The players ran through an assortment of drills, particularly defensive work, and did full court offensive sets against pressure. The flip side of the drill required the players to also get back on defense against the quickness of the male practice players.
Forward Candace Parker sat out the last 20 minutes or so of practice to ice her knee, but Summitt said it was no big deal and was precautionary only.
As the team picked up full speed and full court action over the past several days, Parker's knee flared up a little, and this week's cold snap didn't help, Summitt said.
"It's fine. She'll be good tomorrow," Summitt said of Sunday's planned practice.
Summitt doesn't mind playing it safe with Parker, especially so early in the season. That mindset prevailed Friday night, when Summitt decided to limit Parker's participation in the dunk contest.
"I told her you can have one dunk," said Summitt, who added "both my palms were sweating" while Parker was competing in the contest.
Summitt won't restrict Parker in a game, but she also wants common sense to prevail, and she wants the offense to click.
"She's got to be very careful," Summitt said. "If she's inside and goes up, puts it over the rim, fine. Right now I want her committing to defense and getting everything in a good rhythm offensively, just working on her skills."
On Friday night Summitt told the fans that the offense was ahead of the defense "by design." On Saturday, she seemed to be flipping the script and emphasizing ball pressure and defensive intensity.
One of the most-improved players over the summer is junior Dominique Redding, who is a proven scorer. She's in better shape, is quicker and is stronger. Summitt loves her offensive game and is demanding that her defense catch up.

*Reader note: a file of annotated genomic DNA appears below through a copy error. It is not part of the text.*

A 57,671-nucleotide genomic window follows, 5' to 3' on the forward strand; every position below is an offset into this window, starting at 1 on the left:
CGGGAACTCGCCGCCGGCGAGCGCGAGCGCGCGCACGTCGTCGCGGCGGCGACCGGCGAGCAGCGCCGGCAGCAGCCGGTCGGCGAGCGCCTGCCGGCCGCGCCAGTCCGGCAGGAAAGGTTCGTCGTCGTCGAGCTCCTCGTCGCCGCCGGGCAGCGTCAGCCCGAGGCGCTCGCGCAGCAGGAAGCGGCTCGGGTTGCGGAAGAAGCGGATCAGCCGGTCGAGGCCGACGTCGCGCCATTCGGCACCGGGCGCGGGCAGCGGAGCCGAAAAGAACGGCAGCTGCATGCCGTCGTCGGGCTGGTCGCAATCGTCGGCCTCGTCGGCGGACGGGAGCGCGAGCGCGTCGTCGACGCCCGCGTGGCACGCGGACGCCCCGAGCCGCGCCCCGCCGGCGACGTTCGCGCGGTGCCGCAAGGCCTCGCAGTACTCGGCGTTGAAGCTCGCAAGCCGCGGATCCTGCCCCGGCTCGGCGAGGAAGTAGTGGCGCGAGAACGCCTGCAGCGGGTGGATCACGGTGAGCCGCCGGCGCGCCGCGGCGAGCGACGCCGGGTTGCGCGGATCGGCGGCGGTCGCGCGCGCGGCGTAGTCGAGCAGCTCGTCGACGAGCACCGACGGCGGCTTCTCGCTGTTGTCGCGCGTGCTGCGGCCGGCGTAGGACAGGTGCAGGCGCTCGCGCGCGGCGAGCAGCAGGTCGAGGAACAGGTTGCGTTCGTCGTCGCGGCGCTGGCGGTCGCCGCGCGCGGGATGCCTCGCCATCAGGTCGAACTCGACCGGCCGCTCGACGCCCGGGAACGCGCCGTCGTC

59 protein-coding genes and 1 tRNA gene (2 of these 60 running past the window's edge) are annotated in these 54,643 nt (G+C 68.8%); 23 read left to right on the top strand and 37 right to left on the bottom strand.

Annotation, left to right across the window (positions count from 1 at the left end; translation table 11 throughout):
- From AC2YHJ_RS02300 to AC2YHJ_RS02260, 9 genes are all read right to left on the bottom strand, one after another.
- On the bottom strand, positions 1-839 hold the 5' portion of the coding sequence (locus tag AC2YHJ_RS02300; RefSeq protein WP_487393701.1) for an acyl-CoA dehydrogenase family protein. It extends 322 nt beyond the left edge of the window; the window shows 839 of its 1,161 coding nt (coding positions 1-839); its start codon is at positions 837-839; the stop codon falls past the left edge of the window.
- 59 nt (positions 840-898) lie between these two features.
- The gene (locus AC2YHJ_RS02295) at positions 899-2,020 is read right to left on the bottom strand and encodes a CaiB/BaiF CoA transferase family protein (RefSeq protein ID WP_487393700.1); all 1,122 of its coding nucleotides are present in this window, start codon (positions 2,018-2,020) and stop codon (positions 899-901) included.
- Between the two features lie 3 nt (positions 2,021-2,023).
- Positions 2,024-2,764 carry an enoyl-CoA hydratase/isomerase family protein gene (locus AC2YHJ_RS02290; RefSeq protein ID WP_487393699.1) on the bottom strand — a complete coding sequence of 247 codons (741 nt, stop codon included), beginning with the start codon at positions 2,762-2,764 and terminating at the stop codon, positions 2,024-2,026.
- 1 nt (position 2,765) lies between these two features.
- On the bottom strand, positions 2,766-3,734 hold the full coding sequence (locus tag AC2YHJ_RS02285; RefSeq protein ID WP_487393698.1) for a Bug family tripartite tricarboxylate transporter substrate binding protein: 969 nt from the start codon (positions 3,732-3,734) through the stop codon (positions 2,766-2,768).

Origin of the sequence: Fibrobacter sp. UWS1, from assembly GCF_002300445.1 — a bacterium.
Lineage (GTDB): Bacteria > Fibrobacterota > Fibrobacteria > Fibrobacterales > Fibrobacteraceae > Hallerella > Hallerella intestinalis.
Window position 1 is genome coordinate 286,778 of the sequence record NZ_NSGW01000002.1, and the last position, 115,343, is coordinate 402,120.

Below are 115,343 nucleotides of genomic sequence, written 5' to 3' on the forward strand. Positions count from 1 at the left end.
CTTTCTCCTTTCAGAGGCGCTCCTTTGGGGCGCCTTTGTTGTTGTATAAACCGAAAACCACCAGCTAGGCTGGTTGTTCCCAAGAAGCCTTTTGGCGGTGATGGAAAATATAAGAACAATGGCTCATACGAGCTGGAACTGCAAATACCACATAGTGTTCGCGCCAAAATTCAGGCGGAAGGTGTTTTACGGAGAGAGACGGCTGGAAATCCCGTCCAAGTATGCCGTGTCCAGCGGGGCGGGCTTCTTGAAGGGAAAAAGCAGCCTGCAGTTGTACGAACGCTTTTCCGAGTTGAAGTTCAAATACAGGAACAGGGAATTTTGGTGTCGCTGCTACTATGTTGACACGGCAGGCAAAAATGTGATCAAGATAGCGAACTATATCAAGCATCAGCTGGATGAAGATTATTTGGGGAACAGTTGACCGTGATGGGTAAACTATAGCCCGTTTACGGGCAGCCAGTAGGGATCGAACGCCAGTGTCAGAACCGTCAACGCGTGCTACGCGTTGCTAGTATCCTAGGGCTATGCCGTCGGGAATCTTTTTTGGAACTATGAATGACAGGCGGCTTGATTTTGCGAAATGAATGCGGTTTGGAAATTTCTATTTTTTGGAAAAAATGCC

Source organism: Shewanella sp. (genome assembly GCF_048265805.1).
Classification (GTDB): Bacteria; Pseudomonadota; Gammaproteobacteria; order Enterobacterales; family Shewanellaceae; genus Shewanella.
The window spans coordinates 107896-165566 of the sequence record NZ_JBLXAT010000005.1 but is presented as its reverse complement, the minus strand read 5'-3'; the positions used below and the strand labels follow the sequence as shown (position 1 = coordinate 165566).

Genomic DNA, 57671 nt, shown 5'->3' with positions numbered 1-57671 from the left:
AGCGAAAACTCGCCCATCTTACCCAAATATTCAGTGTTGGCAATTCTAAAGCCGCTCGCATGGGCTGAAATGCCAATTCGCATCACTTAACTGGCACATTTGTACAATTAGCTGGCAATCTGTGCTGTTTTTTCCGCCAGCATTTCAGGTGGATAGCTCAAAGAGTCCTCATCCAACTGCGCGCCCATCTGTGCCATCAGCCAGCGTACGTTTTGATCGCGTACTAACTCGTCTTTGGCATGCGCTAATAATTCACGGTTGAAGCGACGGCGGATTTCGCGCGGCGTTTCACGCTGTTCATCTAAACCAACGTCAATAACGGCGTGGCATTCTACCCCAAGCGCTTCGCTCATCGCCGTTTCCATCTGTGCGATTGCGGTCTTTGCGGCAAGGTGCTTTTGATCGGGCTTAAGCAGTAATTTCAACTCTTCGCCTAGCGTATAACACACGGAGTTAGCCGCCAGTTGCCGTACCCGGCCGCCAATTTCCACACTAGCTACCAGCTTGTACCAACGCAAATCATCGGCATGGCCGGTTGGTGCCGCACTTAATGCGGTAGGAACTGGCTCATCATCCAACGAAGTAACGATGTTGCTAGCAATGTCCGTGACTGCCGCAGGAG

"If we're in late games, tight score, I would not hesitate to put her on offense," Summitt said. "But she is not prepared right now to be a stopper at the other end or even just not to get beat. She gets beat too much. She's got to change her mindset and become much more aggressive."
Summitt said a primary concern going into the season is who would pressure the ball the way Loree Moore did last season. Summitt credited Moore with often disrupting the other team's offense from end to end.
So far the answer appears to be Alexis Hornbuckle and Sa'de Wiley-Gatewood. They both play tight on the ball and slip into passing lanes away from it. Parker also is capable of guarding perimeter players and with her wingspan, she could easily lead the team in deflections and be among the top two in steals.
The best news for fans in the coming-back-from-injury category has been the play of Wiley-Gatewood for the past two weeks. She has rarely had to take rest breaks for her knee and didn't miss a minute for a full week.
"My knee feels good, real good. I'm feeling real good. I'm doing real good," said Wiley-Gatewood, who credited the conditioning and rehab programs. She added she expects the knee to stiffen sometimes in cold weather, but otherwise she has no concerns.
Her coach is happy that Wiley-Gatewood is on the floor for practice. "She's doing well," Summitt said.
Wiley-Gatewood said the lack of pain has a positive spillover effect.
"It gives me more confidence in myself," she said. "It makes me want to do more, work harder, because my knee is not bothering me."
RECRUIT WATCH: Two top prep players, Maya Moore, a 6'0 forward from Lawrenceville, Ga. (Collins Hill High School) and Angie Bjorklund, a 6'0 guard from Spokane, Wash. (University High School), attended Big Orange Madness and also watched practice Saturday.
They were joined Saturday by a third high school junior, Kelley Cain, a 6'5 center from Atlanta, Ga. (St. Pius High School). Cain was a Street & Smith All-American Honorable Mention in 2005 with per game averages of 21.5 points, 10 rebounds and six blocks.
Moore and Cain played AAU basketball together over the summer for the Georgia Metros 16 and Under Nike Travel Team. The team won both the AAU 16 and Under National Championship in Orlando, Fla., and the U.S. Junior Nationals Championship in Washington, D.C.